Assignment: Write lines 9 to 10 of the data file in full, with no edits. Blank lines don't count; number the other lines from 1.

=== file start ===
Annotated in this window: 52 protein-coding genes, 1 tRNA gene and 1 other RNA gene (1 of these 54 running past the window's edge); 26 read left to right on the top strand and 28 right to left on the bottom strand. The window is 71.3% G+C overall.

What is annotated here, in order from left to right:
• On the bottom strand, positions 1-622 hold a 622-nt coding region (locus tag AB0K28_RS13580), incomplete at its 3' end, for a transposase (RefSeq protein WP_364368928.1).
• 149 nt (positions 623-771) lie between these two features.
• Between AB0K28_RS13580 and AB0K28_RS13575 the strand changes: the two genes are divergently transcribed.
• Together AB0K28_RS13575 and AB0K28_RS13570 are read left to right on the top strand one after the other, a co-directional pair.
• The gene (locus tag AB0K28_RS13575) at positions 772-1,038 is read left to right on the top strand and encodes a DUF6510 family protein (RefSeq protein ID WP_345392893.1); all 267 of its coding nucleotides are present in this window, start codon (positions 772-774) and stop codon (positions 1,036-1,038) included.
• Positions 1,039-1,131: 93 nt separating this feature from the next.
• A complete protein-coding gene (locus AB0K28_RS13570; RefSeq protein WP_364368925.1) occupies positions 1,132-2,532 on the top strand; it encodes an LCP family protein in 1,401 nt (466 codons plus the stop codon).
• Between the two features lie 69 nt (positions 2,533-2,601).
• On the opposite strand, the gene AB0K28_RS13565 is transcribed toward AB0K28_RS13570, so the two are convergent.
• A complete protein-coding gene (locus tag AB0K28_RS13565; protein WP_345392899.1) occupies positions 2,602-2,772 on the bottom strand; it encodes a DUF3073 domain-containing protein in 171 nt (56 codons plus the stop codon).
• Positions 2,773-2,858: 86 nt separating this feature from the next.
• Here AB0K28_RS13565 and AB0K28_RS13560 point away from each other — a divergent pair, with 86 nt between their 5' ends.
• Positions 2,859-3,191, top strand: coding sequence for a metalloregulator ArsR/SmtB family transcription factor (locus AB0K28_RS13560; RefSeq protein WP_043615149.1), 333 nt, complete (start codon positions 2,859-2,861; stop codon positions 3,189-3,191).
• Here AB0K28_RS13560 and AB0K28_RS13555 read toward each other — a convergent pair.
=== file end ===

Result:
• A complete protein-coding gene (locus AB0K28_RS13570; RefSeq protein WP_364368925.1) occupies positions 1,132-2,532 on the top strand; it encodes an LCP family protein in 1,401 nt (466 codons plus the stop codon).
• Between the two features lie 69 nt (positions 2,533-2,601).